Overview: Externalities and Property Rights

StartTable of ContentsIndex

Reading Selections:

On The Internet:

Who's Who

Economists have argued since Adam Smith that markets tend to be efficient, that the "invisible hand" works. However, they have discovered that the conditions needed for a whole economy to be economically efficient are so restrictive that they will not in practice happen. All buyers and sellers must be price takers. Information must be good and equally available to buyers and sellers. Private-property rights must exist and be complete. When these assumptions are not satisfied, the market can fail to allocate efficiently.

This group of readings considers the problems an exchange economy has when an activity helps or harms others who take no part in the activity, which happens in the cases of public goods, positive and negative externalities, and the problem of the commons. Economists are interested in this topic because it challenges the presumption that competitive markets will be economically efficient. In other words, they see externalities, public goods, and common property situations as sources of market failure.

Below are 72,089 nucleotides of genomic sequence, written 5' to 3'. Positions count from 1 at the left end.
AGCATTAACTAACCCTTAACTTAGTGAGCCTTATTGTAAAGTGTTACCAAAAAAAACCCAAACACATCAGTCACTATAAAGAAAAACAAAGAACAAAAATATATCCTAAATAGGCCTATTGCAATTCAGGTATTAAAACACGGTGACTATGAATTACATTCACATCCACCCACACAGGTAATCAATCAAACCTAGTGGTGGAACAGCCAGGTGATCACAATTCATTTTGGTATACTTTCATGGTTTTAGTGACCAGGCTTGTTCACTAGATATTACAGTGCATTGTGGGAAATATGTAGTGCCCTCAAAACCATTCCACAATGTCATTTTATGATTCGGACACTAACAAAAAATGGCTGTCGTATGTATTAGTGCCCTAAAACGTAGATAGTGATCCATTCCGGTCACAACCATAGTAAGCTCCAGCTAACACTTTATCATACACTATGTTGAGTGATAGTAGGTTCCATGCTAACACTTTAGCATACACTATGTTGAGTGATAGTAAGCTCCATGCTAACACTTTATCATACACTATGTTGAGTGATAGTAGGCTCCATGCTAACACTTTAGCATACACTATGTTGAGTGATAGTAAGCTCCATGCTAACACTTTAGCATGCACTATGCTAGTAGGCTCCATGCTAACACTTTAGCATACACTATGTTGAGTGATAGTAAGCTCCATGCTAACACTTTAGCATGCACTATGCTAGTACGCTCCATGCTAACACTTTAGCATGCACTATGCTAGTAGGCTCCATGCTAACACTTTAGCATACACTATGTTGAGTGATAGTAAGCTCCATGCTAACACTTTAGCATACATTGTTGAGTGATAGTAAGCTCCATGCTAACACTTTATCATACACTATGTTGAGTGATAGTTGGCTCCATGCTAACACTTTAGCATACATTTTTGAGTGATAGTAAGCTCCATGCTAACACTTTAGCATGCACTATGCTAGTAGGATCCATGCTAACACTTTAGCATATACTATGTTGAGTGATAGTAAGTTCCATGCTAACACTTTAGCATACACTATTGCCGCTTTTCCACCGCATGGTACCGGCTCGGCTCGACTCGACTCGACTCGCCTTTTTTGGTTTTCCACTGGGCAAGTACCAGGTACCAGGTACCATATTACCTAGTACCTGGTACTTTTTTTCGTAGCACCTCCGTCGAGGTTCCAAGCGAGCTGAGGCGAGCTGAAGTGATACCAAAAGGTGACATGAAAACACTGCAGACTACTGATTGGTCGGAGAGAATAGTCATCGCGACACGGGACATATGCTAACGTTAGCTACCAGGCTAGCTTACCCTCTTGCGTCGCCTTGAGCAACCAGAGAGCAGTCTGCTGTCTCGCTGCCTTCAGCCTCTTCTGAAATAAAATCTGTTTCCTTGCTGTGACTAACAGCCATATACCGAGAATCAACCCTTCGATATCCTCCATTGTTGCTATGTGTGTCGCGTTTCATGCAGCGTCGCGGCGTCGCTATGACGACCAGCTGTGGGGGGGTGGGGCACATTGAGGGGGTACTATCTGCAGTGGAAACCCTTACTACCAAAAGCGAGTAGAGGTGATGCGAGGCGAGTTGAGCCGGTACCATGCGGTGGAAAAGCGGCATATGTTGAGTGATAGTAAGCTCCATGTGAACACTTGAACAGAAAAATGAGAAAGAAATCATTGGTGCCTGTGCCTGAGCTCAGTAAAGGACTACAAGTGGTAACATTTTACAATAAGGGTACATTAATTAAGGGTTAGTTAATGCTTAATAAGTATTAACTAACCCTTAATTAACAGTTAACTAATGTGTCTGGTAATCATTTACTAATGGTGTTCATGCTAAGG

After you complete this unit, you should be able to:

  • Distinguish between positive and negative externalities and give an example of each.
  • Explain the logic behind the problem of the commons.
  • Explain why the problem of the commons encouraged the development of private property rights.
  • Explain why the market will not normally provide a public good.
  • Explain why economists prefer pollution taxes to direct regulation, but businesses do not.
  • Define and give examples of free riders and network externality.
  • Explain how the free-rider problem reflects the prisoners' dilemma.
Copyright Robert Schenk